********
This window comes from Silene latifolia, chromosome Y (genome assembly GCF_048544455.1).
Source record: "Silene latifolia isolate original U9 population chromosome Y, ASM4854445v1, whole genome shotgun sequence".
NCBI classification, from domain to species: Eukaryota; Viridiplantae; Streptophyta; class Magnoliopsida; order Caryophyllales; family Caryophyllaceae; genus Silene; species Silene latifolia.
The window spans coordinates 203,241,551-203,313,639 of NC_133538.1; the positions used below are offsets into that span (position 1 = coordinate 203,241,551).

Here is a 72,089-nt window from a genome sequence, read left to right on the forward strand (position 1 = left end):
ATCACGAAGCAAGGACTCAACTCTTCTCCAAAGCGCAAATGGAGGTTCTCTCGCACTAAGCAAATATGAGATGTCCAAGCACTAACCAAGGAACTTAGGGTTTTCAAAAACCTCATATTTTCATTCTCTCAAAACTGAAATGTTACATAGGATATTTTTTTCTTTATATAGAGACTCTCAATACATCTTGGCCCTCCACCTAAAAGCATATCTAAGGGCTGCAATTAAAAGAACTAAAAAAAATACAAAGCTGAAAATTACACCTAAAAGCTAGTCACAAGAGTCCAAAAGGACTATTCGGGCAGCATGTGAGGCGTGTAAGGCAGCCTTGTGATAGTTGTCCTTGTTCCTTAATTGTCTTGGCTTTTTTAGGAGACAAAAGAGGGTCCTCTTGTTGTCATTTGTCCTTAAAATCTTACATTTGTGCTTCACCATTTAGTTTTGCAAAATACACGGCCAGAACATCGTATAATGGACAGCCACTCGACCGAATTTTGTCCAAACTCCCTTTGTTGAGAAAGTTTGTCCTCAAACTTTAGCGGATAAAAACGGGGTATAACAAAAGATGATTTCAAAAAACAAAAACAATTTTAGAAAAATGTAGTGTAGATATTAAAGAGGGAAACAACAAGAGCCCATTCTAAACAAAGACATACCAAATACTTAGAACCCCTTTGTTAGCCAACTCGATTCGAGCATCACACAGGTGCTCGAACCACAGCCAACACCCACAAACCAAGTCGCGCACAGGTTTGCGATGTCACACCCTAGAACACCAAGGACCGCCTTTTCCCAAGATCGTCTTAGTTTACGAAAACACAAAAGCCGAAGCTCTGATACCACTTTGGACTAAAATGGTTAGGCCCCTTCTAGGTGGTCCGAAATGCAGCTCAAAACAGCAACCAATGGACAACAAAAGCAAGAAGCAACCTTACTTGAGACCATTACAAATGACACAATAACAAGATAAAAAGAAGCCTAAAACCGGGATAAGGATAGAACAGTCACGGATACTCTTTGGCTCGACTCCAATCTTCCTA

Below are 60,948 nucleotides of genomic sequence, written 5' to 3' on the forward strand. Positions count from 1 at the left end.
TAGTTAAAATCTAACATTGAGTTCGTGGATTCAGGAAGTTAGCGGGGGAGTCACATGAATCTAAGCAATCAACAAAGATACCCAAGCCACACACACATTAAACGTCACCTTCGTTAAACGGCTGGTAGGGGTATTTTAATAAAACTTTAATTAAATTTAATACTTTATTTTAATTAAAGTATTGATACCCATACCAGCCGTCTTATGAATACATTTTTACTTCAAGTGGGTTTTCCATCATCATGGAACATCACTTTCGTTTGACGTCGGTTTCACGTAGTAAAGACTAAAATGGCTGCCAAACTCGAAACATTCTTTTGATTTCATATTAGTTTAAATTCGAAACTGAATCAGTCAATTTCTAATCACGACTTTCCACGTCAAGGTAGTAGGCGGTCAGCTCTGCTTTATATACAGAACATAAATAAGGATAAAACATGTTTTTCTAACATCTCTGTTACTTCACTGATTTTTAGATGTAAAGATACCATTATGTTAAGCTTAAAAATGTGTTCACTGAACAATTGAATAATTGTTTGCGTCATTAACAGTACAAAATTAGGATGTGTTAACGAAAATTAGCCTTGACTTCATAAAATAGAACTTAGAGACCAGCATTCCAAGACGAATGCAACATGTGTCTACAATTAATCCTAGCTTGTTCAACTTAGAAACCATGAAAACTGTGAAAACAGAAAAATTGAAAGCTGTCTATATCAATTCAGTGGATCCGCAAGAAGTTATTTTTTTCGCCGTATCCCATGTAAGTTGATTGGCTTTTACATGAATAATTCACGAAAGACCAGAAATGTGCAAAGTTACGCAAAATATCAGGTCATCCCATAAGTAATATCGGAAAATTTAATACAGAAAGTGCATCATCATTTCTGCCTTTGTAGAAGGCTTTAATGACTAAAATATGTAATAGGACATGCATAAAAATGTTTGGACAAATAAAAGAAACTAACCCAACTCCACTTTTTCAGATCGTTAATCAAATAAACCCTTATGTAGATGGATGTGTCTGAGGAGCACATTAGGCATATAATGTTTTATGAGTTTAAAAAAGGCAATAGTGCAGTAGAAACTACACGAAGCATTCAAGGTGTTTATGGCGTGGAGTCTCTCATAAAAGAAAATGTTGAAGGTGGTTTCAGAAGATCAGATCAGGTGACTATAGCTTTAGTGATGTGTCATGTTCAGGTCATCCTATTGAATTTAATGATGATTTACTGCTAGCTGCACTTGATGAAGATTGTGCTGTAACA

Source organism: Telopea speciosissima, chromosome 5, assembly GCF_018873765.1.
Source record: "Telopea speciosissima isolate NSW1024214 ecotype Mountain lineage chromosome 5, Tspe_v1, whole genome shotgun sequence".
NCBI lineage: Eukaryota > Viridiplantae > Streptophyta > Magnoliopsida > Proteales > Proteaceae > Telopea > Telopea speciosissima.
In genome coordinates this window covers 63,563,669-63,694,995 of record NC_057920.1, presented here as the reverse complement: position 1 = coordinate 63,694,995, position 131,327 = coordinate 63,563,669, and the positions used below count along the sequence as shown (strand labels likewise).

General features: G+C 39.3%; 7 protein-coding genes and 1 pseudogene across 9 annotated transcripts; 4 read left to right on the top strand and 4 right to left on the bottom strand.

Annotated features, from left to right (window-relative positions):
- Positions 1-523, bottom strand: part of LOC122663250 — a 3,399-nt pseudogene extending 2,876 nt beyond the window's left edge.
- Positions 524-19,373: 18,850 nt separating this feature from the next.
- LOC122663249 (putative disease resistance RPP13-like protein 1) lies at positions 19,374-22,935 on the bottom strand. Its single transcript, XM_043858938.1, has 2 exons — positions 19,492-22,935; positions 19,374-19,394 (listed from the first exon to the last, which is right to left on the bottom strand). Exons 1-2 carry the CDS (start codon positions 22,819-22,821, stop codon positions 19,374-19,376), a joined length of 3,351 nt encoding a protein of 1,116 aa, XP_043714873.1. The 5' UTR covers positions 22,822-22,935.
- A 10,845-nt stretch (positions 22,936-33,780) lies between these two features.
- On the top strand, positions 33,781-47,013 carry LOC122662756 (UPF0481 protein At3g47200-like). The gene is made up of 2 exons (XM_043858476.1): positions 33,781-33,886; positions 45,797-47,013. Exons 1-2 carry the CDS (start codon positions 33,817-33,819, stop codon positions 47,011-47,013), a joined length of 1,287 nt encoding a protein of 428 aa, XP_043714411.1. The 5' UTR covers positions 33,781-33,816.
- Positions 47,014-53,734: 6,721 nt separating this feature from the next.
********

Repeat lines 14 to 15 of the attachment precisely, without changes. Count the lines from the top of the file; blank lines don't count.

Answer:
Annotated features, from left to right (window-relative positions):
- Positions 1-523, bottom strand: part of LOC122663250 — a 3,399-nt pseudogene extending 2,876 nt beyond the window's left edge.